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So... you think Bank of America customers should just roll over and take it then? Many BoA customers are only BoA customers through mergers. It's shocking the number of new fees and increase in existing fees that I've seen over the past few decades. Switching banks is not a simple transaction, otherwise we'd do it.

What it really boils down to is that you would bizarrely choose to give away more of your paycheck, while some of us will rightly fight to keep our hard earned money.

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I was a customer in a little bank in Maryland called Equitable. Equitable was bought up by Maryland National Bank...just before NationsBank bought them. So, suddenly I found myself swallowed up into NationsBank (which became BoA). This then made me a BoA credit card customer just after the NationsBank/BankAmerica merger that created BoA. I didn't like the changes they started making and closed that account to open a FleetCard account here in Boston...just in time for them to buy Fleet and turn me back into a BoA customer.

Basically, everywhere I have put my money or held my credit, Bank of America has bought it...even when I tried to get away from them because of it.

The only respite I've found recently was to move my checking account to BU's credit union...which just merged into Metro Credit Union. I'm pragmatically waiting for the day Bank of America takes over their accounts...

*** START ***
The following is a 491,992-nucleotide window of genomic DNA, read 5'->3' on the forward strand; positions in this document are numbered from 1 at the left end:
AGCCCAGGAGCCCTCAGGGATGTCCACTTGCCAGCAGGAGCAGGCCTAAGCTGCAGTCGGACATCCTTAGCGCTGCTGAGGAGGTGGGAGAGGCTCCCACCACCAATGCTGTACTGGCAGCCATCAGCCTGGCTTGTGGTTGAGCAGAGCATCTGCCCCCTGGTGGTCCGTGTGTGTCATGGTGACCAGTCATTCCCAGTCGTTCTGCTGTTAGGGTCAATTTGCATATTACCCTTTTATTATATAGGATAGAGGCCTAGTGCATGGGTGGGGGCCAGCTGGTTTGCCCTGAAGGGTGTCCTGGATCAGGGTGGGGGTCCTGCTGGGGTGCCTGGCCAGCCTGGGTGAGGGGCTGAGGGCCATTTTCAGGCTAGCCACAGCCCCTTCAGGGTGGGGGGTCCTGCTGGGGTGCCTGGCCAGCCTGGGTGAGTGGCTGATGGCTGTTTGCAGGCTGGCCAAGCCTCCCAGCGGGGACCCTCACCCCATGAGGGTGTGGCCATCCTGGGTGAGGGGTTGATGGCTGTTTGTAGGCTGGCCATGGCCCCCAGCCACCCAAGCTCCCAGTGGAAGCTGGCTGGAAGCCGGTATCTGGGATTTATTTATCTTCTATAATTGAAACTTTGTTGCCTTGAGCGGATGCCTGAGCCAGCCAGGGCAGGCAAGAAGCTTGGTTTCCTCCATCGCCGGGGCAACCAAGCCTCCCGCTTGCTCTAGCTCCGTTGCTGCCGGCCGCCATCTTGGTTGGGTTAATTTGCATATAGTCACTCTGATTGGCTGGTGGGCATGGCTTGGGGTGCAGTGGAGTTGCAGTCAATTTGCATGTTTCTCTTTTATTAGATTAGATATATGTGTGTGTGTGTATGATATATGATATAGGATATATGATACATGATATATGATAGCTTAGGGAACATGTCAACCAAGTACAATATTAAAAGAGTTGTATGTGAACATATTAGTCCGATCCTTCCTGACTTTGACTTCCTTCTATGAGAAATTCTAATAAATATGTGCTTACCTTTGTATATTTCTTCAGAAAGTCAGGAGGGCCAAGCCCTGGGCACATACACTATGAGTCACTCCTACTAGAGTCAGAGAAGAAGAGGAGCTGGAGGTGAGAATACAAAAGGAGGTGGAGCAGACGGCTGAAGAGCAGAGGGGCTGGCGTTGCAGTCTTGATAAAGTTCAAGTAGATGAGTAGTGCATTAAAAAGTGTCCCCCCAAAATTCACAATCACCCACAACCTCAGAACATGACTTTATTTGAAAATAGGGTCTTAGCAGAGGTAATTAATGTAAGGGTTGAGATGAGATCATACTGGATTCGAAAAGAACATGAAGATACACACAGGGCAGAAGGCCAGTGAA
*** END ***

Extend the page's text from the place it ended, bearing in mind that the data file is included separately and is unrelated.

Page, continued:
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In Virginia, I banked with the tragically-named Perpetual Savings Bank, which wasn't - they got bought out by Sovran, which got bought by NationsBank, which became BoA.

Then I moved to Boston and banked with Fleet, which became BoA.

Meanwhile, I did my investing with Merrill Lynch, which got bought by BoA.

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I have to disagree...changing banks is actually a pretty simple procedure. I've done it many times. Basically, you withdraw everything from your account(s) except for what you need to pay outstanding checks, and a little extra so you can get cash before your new ATM card arrives. When those checks clear, you can go and officially close the account. And when you open your new account, there's no law that says your checks have to start at #101--you can order them to start at #7000 if you want to.

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Banks are businesses with investors who want to bank to maximize profits.

Yep, and it's also a free market. Customers can go to whichever bank they think gives them the fairest deal for the customer lending the bank their money. What's that? There are only so many banks because they all merged into a very few big ones now? And all of them have gotten the same idea to charge their customers for new fees because if there are only 4 banks and they all do it then the customer is constrained to accept the fees? But what about this little bank over here that didn't get swallowed up yet? He is smaller, has less people demanding insane "new" profits, and has found a new innovative way to make money without requiring fees be charged on the customer. Well then, how do we make the state take advantage of such a situation existing instead of giving tax revenue to the bank for no reason if it doesn't have to? Ah...we write a law that says the state must take advantage. Ta-da.